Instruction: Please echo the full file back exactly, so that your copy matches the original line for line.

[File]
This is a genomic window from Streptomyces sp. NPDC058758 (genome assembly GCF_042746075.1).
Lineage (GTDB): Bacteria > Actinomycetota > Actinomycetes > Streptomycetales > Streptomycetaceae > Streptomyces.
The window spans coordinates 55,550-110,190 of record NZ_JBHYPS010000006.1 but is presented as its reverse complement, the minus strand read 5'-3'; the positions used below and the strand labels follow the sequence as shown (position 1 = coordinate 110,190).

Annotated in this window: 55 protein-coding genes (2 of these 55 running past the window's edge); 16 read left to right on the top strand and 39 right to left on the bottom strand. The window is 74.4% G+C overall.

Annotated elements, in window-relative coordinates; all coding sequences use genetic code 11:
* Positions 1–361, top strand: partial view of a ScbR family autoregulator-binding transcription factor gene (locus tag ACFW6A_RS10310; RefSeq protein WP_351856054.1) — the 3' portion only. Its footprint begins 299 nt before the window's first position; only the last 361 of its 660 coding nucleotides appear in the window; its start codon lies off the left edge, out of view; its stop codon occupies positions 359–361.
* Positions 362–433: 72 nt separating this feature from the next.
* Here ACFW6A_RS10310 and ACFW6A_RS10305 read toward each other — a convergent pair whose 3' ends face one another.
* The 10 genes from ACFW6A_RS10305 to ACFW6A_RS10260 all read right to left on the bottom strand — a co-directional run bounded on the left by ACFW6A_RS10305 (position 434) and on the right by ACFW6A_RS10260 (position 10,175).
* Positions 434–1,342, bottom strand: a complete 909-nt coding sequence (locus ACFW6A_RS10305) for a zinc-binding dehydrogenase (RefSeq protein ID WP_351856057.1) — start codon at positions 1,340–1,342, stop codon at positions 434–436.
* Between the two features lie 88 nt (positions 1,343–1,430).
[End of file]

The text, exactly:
This is a genomic window from Streptomyces sp. NPDC058758 (genome assembly GCF_042746075.1).
Lineage (GTDB): Bacteria > Actinomycetota > Actinomycetes > Streptomycetales > Streptomycetaceae > Streptomyces.
The window spans coordinates 55,550-110,190 of record NZ_JBHYPS010000006.1 but is presented as its reverse complement, the minus strand read 5'-3'; the positions used below and the strand labels follow the sequence as shown (position 1 = coordinate 110,190).

Annotated in this window: 55 protein-coding genes (2 of these 55 running past the window's edge); 16 read left to right on the top strand and 39 right to left on the bottom strand. The window is 74.4% G+C overall.

Annotated elements, in window-relative coordinates; all coding sequences use genetic code 11:
* Positions 1–361, top strand: partial view of a ScbR family autoregulator-binding transcription factor gene (locus tag ACFW6A_RS10310; RefSeq protein WP_351856054.1) — the 3' portion only. Its footprint begins 299 nt before the window's first position; only the last 361 of its 660 coding nucleotides appear in the window; its start codon lies off the left edge, out of view; its stop codon occupies positions 359–361.
* Positions 362–433: 72 nt separating this feature from the next.
* Here ACFW6A_RS10310 and ACFW6A_RS10305 read toward each other — a convergent pair whose 3' ends face one another.
* The 10 genes from ACFW6A_RS10305 to ACFW6A_RS10260 all read right to left on the bottom strand — a co-directional run bounded on the left by ACFW6A_RS10305 (position 434) and on the right by ACFW6A_RS10260 (position 10,175).
* Positions 434–1,342, bottom strand: a complete 909-nt coding sequence (locus ACFW6A_RS10305) for a zinc-binding dehydrogenase (RefSeq protein ID WP_351856057.1) — start codon at positions 1,340–1,342, stop codon at positions 434–436.
* Between the two features lie 88 nt (positions 1,343–1,430).